Just a stone’s throw away from Silicon Valley, a group of young, talented programmers talk candidly about race, technology, and future aspirations.
“Once I saw what you could do with coding I started to like it,” says Isaiah. “It teaches you how to think critically and become a problem-solver and not just a coder.”
In a poignant discussion the four students, who’ve all learned to code and develop apps at hackathons, reveal incredible potential as well as frustration at the lack of diversity in the tech industry.
“Google, Facebook, Pandora, all those places, I want them to include us,” says Sasha. “I want them to include women.”
The Bay Area youngsters are the stars of Code Oakland, the latest in the Teached short film series by independent production company Loudspeaker Films. They were invited to participate in a youth tech panel over summer at Impact Hub in Oakland, California, following the film’s screening. Cedric Brown a managing partner at the Kapor Center for Social Impact moderated the event.
“My goal as a filmmaker is to put more voices “on the loudspeaker” for social justice and race equality,” said Kelly Amis, founder of Loudspeaker Films, who directed Code Oakland. “After making the short film Code Oakland and meeting these wonderful Bay Area students, I decided we should organize a screening with youth as the guest speakers on our ‘expert panel’ and we filmed it so the whole world — but especially Silicon Valley leaders and workers — could hear what they have to say about the future of technology.”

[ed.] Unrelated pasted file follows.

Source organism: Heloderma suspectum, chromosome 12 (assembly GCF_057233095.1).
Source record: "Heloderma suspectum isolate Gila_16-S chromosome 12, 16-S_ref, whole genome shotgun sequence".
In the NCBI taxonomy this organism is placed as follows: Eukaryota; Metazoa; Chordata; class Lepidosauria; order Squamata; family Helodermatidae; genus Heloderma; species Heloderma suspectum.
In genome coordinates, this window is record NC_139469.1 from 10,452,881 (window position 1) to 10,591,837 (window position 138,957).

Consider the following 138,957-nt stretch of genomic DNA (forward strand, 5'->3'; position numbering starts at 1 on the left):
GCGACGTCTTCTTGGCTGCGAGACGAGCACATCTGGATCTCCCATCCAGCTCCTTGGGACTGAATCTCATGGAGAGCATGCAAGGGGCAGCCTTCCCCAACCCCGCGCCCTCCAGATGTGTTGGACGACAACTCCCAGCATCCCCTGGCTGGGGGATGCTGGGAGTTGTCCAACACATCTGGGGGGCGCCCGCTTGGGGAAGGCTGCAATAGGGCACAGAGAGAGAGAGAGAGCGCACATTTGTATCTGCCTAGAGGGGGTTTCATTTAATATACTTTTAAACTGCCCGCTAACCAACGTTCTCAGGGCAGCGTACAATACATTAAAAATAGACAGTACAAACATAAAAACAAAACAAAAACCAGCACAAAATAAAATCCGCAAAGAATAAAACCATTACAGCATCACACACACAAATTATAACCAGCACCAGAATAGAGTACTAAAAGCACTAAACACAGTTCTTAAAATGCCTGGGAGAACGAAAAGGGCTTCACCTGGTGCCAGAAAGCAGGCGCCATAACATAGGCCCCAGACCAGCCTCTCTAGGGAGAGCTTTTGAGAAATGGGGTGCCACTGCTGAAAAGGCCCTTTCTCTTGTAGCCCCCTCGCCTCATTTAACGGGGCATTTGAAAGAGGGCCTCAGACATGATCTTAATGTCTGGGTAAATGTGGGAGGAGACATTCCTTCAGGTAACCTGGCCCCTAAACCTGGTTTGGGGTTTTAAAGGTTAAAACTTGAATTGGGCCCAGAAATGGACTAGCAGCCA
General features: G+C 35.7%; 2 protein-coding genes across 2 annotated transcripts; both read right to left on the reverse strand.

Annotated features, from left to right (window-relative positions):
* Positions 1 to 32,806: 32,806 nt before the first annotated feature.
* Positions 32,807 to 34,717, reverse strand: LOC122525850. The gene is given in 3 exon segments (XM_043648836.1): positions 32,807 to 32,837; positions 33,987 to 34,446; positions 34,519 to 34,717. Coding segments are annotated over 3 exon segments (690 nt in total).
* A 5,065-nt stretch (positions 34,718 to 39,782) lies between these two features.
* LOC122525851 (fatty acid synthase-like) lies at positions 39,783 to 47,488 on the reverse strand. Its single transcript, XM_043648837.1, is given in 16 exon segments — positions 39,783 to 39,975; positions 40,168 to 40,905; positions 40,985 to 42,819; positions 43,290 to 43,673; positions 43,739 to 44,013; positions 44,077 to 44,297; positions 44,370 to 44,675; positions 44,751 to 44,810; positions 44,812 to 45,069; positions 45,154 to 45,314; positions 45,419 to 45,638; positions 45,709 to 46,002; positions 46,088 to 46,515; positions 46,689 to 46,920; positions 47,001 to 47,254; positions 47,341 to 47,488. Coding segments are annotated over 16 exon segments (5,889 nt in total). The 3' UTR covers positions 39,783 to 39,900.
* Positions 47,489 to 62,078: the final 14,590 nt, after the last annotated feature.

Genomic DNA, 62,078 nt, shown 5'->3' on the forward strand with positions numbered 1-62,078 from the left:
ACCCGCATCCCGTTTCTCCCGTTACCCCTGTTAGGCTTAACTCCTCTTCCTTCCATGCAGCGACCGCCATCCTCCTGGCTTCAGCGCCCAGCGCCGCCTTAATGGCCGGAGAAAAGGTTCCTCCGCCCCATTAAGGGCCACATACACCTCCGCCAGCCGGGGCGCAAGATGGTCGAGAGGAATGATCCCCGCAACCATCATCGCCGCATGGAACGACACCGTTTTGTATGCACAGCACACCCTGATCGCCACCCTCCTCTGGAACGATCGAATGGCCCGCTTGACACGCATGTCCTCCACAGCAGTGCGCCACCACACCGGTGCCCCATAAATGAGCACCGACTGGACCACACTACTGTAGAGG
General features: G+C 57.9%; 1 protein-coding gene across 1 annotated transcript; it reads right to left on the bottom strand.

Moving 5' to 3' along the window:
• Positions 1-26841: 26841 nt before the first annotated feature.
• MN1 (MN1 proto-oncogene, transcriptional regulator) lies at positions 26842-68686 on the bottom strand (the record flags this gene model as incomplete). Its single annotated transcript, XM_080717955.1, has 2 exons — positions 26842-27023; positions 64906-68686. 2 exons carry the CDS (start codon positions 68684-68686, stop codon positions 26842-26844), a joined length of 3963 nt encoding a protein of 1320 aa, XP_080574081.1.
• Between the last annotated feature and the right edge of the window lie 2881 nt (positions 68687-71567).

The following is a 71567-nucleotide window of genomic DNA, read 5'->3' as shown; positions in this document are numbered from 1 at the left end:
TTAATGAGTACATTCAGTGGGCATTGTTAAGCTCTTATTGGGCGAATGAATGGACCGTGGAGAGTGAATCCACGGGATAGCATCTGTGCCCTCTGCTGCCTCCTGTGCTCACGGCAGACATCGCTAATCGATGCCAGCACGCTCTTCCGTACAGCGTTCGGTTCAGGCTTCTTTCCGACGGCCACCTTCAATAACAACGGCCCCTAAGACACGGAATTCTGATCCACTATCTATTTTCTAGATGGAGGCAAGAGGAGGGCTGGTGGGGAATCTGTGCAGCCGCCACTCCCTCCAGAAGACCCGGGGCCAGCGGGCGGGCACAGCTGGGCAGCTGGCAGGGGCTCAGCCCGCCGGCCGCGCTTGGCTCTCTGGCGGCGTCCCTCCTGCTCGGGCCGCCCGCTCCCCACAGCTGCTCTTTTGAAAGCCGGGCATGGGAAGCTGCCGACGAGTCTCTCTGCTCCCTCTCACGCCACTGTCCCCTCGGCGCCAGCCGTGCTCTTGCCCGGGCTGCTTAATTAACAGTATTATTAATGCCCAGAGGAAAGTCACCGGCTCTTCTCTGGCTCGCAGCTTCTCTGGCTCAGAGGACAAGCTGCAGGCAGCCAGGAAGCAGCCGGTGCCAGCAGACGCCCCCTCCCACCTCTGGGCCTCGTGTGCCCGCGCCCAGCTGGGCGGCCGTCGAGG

Code Oakland examines the evolution of Oakland through the eyes of social entrepreneurs determined underrepresented youth are not be left on the sidelines, as Silicon Valley expands into the city that is home to the second largest black community in California.
Oakland is within driving distance of Silicon Valley, but for its African American and Latino residents the rapid growth of the technology sector has not translated into jobs.
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